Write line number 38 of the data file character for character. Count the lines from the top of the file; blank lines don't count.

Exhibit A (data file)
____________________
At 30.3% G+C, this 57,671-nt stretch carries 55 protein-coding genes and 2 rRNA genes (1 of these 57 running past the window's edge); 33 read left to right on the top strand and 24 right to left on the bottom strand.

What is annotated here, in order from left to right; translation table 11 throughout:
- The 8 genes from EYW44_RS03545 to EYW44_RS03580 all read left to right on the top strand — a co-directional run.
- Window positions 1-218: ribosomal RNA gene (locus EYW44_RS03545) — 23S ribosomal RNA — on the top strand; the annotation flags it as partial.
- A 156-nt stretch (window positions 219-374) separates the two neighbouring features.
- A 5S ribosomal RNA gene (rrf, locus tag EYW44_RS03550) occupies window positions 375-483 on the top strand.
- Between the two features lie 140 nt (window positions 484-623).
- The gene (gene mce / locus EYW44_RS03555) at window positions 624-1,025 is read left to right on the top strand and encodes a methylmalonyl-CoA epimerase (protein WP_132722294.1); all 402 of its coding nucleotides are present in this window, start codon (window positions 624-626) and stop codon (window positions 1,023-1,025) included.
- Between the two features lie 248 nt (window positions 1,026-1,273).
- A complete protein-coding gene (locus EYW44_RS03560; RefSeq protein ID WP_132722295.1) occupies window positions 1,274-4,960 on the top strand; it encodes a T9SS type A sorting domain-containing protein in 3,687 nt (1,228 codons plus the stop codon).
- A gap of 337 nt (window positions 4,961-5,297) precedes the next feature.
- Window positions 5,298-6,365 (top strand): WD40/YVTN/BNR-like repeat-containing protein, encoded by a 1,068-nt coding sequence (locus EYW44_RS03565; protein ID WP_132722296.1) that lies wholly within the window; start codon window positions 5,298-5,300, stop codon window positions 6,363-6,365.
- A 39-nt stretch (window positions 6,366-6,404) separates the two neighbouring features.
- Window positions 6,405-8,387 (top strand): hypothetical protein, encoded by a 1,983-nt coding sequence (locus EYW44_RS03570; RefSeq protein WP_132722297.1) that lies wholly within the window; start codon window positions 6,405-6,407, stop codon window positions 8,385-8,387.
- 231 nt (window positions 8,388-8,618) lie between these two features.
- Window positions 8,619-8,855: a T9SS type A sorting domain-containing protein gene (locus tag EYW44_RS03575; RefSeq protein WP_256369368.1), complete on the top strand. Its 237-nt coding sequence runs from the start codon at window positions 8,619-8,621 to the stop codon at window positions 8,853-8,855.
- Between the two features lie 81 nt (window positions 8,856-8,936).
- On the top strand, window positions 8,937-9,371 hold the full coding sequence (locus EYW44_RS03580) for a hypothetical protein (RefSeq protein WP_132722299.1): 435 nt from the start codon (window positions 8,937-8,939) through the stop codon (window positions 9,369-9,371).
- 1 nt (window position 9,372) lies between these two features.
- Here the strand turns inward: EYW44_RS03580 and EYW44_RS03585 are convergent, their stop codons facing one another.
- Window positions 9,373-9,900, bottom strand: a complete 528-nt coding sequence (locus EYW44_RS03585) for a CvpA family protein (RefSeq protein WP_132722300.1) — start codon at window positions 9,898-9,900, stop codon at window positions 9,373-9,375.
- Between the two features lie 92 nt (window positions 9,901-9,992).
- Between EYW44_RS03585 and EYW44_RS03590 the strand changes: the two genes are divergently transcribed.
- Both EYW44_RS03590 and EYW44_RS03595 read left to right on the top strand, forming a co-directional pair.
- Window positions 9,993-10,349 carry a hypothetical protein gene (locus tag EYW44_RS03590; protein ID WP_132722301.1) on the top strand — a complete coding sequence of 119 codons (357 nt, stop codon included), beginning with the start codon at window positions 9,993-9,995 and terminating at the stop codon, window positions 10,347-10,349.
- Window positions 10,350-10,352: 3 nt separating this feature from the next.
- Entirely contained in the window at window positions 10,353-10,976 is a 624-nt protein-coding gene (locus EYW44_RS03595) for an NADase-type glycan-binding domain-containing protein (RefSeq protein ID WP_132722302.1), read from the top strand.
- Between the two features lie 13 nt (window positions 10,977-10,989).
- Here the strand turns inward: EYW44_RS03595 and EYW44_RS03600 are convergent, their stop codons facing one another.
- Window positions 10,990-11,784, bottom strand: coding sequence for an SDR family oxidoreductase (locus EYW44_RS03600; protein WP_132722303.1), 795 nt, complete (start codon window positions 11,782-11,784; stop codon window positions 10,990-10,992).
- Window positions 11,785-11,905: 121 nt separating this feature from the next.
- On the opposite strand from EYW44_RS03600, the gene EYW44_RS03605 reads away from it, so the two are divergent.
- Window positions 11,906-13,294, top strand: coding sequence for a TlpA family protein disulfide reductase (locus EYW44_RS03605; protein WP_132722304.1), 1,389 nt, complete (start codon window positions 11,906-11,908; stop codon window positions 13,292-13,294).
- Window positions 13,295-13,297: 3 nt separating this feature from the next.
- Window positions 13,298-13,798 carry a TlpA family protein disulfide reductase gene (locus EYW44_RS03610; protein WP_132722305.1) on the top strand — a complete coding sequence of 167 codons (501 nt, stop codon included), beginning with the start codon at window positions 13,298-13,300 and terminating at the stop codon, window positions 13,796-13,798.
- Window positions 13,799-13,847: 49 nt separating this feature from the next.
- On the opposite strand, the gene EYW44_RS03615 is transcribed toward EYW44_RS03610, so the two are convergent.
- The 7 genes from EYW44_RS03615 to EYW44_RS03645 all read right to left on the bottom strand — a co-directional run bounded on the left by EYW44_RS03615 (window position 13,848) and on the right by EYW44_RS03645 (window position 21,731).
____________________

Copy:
- The 7 genes from EYW44_RS03615 to EYW44_RS03645 all read right to left on the bottom strand — a co-directional run bounded on the left by EYW44_RS03615 (window position 13,848) and on the right by EYW44_RS03645 (window position 21,731).